Colleges Post Their 2015 Recruiting Classes
By Bo Carter
College Correspondent, sportsandoutdoors.guru
Steve Spurrier, aka The Ol’ Ball Coach and the only mentor in Southeastern Conference annals to win 100 career games at two different schools, put it aptly when talking about the lack of suspense in Signing Day news during the 21st Century.
“We didn’t have any ‘hat’ signings today (Wednesday),” he said with a smile. “We had 24 commitments sewn up before Signing Day, and it was just a matter of getting the paperwork.”
“Hat” signings are youngsters who save their decisions for the morning of Signing Day – usually 8 a.m. in the local time zones, the first allowable time for announcements – and put on the logoed cap of the university they chose.
Some even have 3-4 school caps on the dais to add suspense and boost ESPNU drama as the network is a veritable information fountain overflowing with news and expert analyses on the annual signing date.
In this week’s case 35,000-plus student-athletes, and this number does not count the junior college football signing period from Dec. 17-31. 2014, where several keys slots were filled, inked probable four-year (or more) grants. The probable element is for NCAA Division I/FBS football where full-ride scholarships now are scheduled for four years with school options to extend aid time if a student-athlete switches majors or has a year of playing eligibility left and opts to stay as a senior.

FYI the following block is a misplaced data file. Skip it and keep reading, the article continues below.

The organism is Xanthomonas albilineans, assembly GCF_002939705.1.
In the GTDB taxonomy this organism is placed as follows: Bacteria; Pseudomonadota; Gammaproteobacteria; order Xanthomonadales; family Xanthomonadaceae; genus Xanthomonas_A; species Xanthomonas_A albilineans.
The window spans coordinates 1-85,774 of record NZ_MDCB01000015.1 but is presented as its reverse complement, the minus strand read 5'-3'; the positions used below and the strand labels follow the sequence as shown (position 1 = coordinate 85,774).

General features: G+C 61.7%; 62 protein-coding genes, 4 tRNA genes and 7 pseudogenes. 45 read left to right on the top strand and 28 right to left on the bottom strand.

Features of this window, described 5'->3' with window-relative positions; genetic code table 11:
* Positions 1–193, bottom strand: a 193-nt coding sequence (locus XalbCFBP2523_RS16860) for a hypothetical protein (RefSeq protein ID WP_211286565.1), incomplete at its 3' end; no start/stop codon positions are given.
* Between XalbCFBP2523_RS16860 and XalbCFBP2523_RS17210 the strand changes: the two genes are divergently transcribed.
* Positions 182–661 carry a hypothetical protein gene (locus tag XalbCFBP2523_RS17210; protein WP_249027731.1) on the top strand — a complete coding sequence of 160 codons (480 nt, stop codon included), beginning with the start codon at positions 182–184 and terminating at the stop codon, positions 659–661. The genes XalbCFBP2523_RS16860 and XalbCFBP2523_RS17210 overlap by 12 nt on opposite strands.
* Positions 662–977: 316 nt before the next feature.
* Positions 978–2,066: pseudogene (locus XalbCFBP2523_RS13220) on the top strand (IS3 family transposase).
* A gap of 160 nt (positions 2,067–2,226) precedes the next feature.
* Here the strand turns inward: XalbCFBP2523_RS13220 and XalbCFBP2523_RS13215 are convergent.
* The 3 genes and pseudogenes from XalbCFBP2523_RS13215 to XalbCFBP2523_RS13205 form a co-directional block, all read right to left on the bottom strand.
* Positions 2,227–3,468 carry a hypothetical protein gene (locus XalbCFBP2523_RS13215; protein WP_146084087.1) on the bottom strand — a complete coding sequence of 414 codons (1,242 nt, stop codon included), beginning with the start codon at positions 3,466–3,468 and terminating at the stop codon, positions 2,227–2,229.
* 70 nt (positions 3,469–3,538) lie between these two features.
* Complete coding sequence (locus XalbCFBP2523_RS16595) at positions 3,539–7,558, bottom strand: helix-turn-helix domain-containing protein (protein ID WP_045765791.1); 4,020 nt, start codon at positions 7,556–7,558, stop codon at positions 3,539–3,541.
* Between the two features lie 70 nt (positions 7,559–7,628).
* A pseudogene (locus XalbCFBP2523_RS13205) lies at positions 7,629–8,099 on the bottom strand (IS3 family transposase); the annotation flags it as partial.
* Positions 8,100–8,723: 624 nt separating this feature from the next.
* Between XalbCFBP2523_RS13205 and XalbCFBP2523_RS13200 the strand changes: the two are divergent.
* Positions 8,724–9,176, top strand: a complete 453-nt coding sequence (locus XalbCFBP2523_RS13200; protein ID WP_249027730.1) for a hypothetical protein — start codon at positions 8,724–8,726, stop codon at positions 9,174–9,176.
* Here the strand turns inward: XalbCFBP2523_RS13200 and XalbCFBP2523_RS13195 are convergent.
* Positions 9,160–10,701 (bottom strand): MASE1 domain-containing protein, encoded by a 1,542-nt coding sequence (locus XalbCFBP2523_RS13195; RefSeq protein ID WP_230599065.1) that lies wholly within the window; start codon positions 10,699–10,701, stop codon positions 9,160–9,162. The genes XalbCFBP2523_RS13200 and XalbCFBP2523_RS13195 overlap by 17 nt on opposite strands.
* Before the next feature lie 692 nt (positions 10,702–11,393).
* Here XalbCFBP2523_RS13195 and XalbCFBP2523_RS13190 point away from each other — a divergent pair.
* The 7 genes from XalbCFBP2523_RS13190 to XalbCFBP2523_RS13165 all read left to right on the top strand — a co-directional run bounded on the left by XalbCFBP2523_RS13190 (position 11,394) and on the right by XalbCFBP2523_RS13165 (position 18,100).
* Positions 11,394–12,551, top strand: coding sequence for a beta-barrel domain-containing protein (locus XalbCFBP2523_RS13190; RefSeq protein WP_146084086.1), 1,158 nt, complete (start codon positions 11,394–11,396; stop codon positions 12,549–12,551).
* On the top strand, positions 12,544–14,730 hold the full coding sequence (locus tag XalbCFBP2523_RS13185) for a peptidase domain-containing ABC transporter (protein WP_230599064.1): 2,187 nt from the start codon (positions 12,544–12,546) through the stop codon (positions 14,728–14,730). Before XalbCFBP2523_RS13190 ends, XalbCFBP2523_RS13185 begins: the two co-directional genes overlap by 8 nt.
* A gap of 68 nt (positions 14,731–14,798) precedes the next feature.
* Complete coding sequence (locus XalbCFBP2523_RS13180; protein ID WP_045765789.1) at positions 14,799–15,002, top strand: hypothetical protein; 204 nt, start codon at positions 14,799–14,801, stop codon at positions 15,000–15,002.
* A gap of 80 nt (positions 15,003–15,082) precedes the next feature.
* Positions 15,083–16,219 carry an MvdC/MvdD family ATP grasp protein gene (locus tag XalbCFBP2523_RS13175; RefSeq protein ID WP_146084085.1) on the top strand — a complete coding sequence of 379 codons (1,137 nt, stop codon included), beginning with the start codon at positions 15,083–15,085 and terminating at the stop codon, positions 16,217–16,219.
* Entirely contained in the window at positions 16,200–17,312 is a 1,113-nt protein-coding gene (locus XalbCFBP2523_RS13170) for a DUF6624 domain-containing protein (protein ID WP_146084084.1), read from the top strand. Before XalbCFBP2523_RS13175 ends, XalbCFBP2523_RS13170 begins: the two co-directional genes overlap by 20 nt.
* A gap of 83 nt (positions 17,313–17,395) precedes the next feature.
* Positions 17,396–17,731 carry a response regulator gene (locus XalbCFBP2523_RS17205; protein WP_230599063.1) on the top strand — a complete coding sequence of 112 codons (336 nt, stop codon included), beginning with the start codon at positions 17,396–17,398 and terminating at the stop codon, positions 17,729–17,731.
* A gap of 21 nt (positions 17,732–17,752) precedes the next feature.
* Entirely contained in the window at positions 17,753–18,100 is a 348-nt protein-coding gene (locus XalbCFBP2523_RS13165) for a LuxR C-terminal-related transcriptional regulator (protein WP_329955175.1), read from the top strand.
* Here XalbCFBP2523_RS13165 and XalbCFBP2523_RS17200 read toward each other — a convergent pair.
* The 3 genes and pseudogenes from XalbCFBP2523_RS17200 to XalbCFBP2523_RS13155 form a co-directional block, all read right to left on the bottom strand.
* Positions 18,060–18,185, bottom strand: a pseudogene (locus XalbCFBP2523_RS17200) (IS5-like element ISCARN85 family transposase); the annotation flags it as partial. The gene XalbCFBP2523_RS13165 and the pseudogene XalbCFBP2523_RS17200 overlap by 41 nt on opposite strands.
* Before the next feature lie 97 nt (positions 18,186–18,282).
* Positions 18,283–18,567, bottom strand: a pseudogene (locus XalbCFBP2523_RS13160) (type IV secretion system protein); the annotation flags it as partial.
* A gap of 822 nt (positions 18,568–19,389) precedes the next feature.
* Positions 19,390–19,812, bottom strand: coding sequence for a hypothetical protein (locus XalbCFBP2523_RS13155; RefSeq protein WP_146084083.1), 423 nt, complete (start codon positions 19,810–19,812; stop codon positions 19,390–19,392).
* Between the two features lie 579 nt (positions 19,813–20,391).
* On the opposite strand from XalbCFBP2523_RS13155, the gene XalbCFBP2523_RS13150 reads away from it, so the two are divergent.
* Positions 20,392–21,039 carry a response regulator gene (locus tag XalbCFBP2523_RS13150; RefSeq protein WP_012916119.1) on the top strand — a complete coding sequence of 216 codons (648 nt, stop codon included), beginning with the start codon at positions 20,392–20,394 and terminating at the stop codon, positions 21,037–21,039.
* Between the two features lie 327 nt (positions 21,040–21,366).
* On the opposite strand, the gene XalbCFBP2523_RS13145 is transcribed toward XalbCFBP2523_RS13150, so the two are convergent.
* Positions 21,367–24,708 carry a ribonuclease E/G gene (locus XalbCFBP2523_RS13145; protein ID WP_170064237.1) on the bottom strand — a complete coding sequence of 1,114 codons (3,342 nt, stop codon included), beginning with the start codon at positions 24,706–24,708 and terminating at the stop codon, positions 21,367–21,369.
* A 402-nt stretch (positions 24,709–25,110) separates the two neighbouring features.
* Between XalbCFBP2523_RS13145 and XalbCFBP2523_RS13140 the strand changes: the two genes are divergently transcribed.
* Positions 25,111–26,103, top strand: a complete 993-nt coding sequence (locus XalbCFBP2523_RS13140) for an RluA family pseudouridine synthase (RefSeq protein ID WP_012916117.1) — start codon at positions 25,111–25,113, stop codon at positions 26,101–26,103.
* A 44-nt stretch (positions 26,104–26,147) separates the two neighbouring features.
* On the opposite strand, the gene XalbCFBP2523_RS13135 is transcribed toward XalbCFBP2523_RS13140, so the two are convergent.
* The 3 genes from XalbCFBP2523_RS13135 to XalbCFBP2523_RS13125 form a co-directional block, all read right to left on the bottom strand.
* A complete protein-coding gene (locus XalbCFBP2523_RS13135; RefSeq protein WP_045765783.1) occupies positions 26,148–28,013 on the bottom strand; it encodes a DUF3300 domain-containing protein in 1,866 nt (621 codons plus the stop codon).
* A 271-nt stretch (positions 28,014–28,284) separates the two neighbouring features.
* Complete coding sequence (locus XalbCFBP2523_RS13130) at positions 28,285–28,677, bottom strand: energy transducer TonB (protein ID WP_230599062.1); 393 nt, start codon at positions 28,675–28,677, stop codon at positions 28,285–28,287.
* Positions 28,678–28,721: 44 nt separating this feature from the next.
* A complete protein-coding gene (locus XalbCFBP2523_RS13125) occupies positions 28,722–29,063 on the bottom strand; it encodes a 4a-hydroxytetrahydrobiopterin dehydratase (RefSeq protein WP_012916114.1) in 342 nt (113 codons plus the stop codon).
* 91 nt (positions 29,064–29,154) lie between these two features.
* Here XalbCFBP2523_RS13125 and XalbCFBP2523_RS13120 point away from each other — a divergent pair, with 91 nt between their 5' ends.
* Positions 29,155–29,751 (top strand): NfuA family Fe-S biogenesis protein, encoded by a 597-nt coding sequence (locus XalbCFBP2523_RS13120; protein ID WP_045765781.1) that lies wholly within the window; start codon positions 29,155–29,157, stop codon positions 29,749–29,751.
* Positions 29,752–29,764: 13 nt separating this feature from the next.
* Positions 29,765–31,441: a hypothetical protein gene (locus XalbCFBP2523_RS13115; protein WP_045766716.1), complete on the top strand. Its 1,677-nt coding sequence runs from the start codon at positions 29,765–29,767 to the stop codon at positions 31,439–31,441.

Some old-time football recruiting observers actually seemed to enjoy the intrigue of the pre-ESPN (1979) days. Those escapades included such on-the-spot ethics’ and downright lack of civility issues as these:
* One school in the Southeast had a ”spy” checking the blackboard at its rival school and began calling recruits who were signing at their homes later in the day with such facts and arguments as: School A just signed its fourth offensive lineman. You’ll never play there. They already have eight offensive lineman coming back from last year.”
* School C just signed a second quarterback, and they already told him he was going to be moved to defensive back. You don’t want to go there. You’ll never see the ball on offense.
* Parent calling a school recruiting her son (in the pre-cellphone and no-texting days): I can’t find my son. He said he was going to dinner with Coach D last night, and schools E and F have been calling all morning asking if he had made his decision (note: this is a true story, and a graduate assistant stood outside the door of a designated hotel room to make sure no “guests” appeared until the recruiting coach could get the necessary signing papers to the youngster who was in a virtual kidnap situation.